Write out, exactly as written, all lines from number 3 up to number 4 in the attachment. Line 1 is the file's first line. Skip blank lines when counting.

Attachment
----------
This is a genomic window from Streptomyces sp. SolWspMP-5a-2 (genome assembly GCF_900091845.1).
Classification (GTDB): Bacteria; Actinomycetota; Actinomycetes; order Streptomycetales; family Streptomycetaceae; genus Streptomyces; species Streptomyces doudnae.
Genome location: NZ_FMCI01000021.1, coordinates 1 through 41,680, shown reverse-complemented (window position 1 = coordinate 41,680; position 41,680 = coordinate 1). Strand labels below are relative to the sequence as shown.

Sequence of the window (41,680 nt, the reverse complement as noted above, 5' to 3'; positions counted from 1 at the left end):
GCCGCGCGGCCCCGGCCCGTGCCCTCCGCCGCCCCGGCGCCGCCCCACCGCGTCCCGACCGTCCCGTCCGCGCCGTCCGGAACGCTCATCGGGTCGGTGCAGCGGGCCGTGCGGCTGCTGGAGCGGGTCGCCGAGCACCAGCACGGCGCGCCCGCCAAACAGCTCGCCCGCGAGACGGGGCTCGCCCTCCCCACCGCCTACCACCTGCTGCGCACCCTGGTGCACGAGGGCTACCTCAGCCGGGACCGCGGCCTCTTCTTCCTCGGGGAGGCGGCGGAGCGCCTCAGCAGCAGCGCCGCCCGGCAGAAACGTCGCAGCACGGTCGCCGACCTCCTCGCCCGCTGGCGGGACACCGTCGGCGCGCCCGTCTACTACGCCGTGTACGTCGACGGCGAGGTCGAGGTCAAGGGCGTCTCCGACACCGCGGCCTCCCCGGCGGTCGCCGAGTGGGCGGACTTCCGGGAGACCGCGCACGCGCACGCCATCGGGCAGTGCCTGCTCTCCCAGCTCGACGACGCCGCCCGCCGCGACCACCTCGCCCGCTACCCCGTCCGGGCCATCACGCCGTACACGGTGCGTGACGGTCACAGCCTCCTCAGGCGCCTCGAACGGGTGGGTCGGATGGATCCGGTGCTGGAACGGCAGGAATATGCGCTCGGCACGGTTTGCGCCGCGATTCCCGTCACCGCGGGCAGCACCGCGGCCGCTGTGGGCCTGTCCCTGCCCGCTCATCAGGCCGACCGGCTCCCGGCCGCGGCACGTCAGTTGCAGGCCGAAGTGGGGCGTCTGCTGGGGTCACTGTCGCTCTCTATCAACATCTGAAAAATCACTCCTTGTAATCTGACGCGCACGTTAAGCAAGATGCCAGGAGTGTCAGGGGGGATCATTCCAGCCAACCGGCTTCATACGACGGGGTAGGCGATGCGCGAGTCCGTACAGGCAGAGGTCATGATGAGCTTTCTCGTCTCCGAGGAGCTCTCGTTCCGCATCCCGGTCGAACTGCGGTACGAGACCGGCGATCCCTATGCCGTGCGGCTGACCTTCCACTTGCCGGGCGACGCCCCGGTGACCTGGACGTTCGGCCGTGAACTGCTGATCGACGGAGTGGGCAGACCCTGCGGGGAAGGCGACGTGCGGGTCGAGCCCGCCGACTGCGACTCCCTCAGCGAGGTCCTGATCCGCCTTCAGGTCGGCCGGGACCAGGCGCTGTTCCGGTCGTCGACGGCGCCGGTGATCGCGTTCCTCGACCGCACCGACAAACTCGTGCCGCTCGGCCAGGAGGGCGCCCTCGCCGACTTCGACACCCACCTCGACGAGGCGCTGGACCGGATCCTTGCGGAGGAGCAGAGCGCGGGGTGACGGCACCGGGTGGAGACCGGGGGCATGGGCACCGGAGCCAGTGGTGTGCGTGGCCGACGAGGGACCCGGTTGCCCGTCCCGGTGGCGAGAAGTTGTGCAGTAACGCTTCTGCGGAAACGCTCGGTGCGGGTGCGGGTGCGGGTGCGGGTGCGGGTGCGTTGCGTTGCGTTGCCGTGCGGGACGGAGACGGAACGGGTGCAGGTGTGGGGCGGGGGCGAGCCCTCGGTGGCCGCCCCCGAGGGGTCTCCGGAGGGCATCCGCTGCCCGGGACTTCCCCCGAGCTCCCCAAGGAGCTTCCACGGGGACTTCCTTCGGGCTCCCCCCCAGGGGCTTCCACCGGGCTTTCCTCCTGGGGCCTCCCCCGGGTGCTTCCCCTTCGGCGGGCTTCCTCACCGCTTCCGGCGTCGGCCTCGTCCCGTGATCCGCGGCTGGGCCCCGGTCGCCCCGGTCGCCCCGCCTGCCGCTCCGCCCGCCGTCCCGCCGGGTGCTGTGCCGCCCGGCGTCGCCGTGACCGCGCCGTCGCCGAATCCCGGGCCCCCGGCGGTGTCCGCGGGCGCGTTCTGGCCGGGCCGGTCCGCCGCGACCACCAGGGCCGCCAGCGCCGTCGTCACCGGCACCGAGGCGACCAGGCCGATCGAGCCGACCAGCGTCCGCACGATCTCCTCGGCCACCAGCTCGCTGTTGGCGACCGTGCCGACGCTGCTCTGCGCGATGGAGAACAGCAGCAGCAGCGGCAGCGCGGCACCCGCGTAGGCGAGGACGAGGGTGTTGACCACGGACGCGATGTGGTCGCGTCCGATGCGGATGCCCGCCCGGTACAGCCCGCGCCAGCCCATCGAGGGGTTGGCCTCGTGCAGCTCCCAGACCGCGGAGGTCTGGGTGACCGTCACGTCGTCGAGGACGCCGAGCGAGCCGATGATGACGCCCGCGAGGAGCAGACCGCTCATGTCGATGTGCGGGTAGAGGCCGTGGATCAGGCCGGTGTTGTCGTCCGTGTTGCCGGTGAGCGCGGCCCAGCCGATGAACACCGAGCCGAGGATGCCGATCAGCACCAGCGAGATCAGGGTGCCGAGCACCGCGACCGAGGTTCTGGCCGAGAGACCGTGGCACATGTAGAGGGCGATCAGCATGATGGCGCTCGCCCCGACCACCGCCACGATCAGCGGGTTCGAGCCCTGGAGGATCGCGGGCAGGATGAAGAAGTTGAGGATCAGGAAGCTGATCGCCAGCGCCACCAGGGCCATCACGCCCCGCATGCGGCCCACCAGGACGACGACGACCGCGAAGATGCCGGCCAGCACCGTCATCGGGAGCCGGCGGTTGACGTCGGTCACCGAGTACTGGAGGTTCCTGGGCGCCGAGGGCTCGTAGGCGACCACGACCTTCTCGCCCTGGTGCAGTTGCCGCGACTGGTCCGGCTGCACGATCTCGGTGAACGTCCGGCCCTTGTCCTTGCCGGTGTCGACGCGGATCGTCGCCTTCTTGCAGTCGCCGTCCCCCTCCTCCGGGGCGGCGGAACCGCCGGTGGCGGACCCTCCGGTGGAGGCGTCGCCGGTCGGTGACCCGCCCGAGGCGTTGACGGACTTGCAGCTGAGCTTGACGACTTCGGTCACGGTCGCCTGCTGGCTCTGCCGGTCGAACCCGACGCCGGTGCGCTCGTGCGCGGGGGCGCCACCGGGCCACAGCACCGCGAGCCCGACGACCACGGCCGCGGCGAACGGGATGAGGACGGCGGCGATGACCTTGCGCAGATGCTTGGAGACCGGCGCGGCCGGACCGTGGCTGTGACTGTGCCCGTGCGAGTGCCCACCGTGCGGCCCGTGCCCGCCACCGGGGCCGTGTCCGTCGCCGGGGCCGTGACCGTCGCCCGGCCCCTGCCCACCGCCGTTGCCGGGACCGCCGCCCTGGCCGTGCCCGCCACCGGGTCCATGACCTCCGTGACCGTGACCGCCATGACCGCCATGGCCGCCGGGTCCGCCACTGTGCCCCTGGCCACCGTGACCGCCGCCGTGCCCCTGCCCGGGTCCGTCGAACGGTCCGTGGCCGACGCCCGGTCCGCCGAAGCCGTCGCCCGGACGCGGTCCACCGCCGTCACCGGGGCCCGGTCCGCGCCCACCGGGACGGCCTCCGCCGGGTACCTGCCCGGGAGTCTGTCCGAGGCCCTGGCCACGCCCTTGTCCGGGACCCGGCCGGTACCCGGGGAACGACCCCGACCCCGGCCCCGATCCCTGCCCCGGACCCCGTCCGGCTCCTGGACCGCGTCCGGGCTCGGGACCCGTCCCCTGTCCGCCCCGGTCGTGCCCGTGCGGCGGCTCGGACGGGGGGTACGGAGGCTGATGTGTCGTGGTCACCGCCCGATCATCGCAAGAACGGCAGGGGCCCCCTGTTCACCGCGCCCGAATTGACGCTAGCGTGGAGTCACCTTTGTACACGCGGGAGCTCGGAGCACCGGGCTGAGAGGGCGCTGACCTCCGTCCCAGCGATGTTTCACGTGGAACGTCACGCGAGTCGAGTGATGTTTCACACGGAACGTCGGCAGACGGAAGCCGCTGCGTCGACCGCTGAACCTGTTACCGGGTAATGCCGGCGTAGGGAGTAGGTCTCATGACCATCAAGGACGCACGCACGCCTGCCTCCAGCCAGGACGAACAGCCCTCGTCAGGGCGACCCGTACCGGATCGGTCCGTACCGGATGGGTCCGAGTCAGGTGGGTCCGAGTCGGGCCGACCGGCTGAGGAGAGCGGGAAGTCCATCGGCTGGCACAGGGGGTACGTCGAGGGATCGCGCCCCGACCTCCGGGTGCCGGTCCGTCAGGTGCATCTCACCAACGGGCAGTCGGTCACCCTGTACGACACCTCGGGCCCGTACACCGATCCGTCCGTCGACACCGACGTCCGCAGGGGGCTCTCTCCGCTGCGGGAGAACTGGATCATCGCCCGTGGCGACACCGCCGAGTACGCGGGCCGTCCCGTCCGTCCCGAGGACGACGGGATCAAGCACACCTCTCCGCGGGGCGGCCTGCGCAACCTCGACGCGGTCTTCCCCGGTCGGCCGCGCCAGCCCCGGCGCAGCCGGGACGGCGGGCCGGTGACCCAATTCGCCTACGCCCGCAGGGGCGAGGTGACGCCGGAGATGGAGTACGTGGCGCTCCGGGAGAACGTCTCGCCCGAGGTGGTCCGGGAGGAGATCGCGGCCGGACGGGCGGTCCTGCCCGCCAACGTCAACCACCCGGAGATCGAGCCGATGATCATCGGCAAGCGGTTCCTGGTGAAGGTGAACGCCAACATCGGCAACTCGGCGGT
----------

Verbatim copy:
Genome location: NZ_FMCI01000021.1, coordinates 1 through 41,680, shown reverse-complemented (window position 1 = coordinate 41,680; position 41,680 = coordinate 1). Strand labels below are relative to the sequence as shown.

Sequence of the window (41,680 nt, the reverse complement as noted above, 5' to 3'; positions counted from 1 at the left end):